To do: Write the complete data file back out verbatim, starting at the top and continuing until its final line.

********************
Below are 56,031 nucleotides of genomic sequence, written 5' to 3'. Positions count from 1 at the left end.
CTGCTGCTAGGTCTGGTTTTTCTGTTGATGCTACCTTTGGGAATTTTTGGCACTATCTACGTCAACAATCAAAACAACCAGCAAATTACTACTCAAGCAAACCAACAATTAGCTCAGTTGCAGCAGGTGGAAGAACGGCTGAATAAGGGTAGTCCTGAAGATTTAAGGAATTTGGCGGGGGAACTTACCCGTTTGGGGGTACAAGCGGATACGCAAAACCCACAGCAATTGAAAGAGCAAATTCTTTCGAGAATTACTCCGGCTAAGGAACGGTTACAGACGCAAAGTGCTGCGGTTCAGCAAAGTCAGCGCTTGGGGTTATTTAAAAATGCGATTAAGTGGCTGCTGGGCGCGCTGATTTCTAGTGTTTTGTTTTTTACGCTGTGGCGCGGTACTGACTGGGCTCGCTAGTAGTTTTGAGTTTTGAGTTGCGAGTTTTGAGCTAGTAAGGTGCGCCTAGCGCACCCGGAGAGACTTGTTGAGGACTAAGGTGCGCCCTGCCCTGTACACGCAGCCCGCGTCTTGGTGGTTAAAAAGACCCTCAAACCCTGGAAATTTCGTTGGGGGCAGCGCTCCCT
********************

Below are 56,031 nucleotides of genomic sequence, written 5' to 3'. Positions count from 1 at the left end.
CTGCTGCTAGGTCTGGTTTTTCTGTTGATGCTACCTTTGGGAATTTTTGGCACTATCTACGTCAACAATCAAAACAACCAGCAAATTACTACTCAAGCAAACCAACAATTAGCTCAGTTGCAGCAGGTGGAAGAACGGCTGAATAAGGGTAGTCCTGAAGATTTAAGGAATTTGGCGGGGGAACTTACCCGTTTGGGGGTACAAGCGGATACGCAAAACCCACAGCAATTGAAAGAGCAAATTCTTTCGAGAATTACTCCGGCTAAGGAACGGTTACAGACGCAAAGTGCTGCGGTTCAGCAAAGTCAGCGCTTGGGGTTATTTAAAAATGCGATTAAGTGGCTGCTGGGCGCGCTGATTTCTAGTGTTTTGTTTTTTACGCTGTGGCGCGGTACTGACTGGGCTCGCTAGTAGTTTTGAGTTTTGAGTTGCGAGTTTTGAGCTAGTAAGGTGCGCCTAGCGCACCCGGAGAGACTTGTTGAGGACTAAGGTGCGCCCTGCCCTGTACACGCAGCCCGCGTCTTGGTGGTTAAAAAGACCCTCAAACCCTGGAAATTTCGTTGGGGGCAGCGCTCCCT